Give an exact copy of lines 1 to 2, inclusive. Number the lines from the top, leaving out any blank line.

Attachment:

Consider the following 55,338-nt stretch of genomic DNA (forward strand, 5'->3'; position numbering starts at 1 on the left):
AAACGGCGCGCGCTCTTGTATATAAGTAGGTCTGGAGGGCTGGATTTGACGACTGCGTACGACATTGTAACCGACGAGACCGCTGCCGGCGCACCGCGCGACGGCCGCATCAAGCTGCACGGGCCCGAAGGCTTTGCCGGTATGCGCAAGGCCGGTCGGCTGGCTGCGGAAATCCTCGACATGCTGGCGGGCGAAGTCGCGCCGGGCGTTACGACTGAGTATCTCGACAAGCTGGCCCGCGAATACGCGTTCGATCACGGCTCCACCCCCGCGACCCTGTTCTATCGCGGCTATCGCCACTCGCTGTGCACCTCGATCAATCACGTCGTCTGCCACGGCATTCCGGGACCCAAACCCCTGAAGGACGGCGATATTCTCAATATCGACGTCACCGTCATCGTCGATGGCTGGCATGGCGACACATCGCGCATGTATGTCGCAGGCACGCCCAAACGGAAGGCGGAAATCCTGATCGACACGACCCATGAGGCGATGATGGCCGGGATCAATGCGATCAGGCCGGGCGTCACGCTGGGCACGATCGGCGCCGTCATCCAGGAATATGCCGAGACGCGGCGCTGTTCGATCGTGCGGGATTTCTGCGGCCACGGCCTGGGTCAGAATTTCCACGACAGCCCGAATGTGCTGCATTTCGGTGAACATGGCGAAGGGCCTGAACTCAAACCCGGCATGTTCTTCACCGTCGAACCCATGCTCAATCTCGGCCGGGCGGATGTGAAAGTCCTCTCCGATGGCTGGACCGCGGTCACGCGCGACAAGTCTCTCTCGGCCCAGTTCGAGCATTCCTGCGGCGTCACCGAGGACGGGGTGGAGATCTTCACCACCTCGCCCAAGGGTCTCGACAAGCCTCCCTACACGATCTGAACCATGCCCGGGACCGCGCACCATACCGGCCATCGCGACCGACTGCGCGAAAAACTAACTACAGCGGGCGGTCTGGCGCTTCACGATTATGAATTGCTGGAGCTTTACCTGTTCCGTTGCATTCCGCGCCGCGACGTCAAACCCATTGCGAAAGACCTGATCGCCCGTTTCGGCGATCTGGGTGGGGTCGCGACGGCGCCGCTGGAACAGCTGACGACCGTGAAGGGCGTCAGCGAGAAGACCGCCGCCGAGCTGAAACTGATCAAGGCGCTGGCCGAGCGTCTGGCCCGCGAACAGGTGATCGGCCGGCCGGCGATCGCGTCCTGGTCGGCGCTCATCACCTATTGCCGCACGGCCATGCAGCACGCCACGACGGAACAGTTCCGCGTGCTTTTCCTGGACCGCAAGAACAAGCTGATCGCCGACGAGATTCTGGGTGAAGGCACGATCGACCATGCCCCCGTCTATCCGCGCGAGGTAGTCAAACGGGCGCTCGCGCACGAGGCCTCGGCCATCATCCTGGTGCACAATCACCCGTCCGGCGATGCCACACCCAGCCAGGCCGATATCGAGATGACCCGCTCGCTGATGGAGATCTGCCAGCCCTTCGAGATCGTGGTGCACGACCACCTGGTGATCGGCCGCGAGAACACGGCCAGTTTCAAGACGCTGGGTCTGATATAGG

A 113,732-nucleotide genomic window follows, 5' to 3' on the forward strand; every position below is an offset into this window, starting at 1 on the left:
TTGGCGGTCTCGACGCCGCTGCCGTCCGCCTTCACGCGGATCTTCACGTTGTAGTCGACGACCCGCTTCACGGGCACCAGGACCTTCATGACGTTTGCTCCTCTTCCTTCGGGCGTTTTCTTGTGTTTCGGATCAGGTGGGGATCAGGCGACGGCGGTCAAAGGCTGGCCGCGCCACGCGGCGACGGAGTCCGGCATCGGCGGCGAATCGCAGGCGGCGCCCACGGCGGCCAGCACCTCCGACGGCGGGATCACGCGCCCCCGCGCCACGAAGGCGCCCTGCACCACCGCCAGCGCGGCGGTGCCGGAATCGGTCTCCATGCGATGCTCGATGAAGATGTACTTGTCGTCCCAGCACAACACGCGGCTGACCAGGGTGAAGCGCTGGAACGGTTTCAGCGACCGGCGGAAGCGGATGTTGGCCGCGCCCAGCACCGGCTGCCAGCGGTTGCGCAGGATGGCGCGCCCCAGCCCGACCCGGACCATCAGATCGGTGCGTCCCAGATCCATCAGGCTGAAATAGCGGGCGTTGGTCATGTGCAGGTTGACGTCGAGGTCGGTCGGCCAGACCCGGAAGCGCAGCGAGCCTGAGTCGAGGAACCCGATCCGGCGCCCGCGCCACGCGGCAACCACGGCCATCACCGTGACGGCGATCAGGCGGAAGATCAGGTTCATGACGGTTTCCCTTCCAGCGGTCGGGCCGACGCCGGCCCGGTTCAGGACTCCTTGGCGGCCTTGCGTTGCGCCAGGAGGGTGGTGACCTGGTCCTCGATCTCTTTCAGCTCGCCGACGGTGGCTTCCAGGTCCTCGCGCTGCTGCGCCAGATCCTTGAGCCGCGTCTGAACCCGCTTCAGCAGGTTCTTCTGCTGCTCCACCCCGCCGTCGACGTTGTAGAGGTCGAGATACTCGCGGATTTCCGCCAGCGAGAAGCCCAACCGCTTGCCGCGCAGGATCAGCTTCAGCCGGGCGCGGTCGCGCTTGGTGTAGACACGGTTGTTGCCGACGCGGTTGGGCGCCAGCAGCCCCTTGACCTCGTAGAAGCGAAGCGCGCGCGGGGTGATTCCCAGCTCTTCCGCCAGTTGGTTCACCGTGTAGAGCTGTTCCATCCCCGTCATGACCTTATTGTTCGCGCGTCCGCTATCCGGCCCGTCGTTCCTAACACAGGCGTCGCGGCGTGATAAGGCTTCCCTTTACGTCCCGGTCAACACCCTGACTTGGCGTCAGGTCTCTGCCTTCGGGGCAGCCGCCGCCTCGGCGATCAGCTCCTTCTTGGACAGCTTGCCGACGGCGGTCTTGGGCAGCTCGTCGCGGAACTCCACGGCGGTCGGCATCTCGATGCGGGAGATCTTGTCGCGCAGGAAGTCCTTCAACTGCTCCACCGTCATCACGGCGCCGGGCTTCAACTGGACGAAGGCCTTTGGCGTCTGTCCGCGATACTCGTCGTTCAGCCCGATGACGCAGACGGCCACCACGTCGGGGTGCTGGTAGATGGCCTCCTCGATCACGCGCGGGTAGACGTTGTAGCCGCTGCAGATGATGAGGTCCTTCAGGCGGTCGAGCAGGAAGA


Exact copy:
Consider the following 55,338-nt stretch of genomic DNA (forward strand, 5'->3'; position numbering starts at 1 on the left):
AAACGGCGCGCGCTCTTGTATATAAGTAGGTCTGGAGGGCTGGATTTGACGACTGCGTACGACATTGTAACCGACGAGACCGCTGCCGGCGCACCGCGCGACGGCCGCATCAAGCTGCACGGGCCCGAAGGCTTTGCCGGTATGCGCAAGGCCGGTCGGCTGGCTGCGGAAATCCTCGACATGCTGGCGGGCGAAGTCGCGCCGGGCGTTACGACTGAGTATCTCGACAAGCTGGCCCGCGAATACGCGTTCGATCACGGCTCCACCCCCGCGACCCTGTTCTATCGCGGCTATCGCCACTCGCTGTGCACCTCGATCAATCACGTCGTCTGCCACGGCATTCCGGGACCCAAACCCCTGAAGGACGGCGATATTCTCAATATCGACGTCACCGTCATCGTCGATGGCTGGCATGGCGACACATCGCGCATGTATGTCGCAGGCACGCCCAAACGGAAGGCGGAAATCCTGATCGACACGACCCATGAGGCGATGATGGCCGGGATCAATGCGATCAGGCCGGGCGTCACGCTGGGCACGATCGGCGCCGTCATCCAGGAATATGCCGAGACGCGGCGCTGTTCGATCGTGCGGGATTTCTGCGGCCACGGCCTGGGTCAGAATTTCCACGACAGCCCGAATGTGCTGCATTTCGGTGAACATGGCGAAGGGCCTGAACTCAAACCCGGCATGTTCTTCACCGTCGAACCCATGCTCAATCTCGGCCGGGCGGATGTGAAAGTCCTCTCCGATGGCTGGACCGCGGTCACGCGCGACAAGTCTCTCTCGGCCCAGTTCGAGCATTCCTGCGGCGTCACCGAGGACGGGGTGGAGATCTTCACCACCTCGCCCAAGGGTCTCGACAAGCCTCCCTACACGATCTGAACCATGCCCGGGACCGCGCACCATACCGGCCATCGCGACCGACTGCGCGAAAAACTAACTACAGCGGGCGGTCTGGCGCTTCACGATTATGAATTGCTGGAGCTTTACCTGTTCCGTTGCATTCCGCGCCGCGACGTCAAACCCATTGCGAAAGACCTGATCGCCCGTTTCGGCGATCTGGGTGGGGTCGCGACGGCGCCGCTGGAACAGCTGACGACCGTGAAGGGCGTCAGCGAGAAGACCGCCGCCGAGCTGAAACTGATCAAGGCGCTGGCCGAGCGTCTGGCCCGCGAACAGGTGATCGGCCGGCCGGCGATCGCGTCCTGGTCGGCGCTCATCACCTATTGCCGCACGGCCATGCAGCACGCCACGACGGAACAGTTCCGCGTGCTTTTCCTGGACCGCAAGAACAAGCTGATCGCCGACGAGATTCTGGGTGAAGGCACGATCGACCATGCCCCCGTCTATCCGCGCGAGGTAGTCAAACGGGCGCTCGCGCACGAGGCCTCGGCCATCATCCTGGTGCACAATCACCCGTCCGGCGATGCCACACCCAGCCAGGCCGATATCGAGATGACCCGCTCGCTGATGGAGATCTGCCAGCCCTTCGAGATCGTGGTGCACGACCACCTGGTGATCGGCCGCGAGAACACGGCCAGTTTCAAGACGCTGGGTCTGATATAGG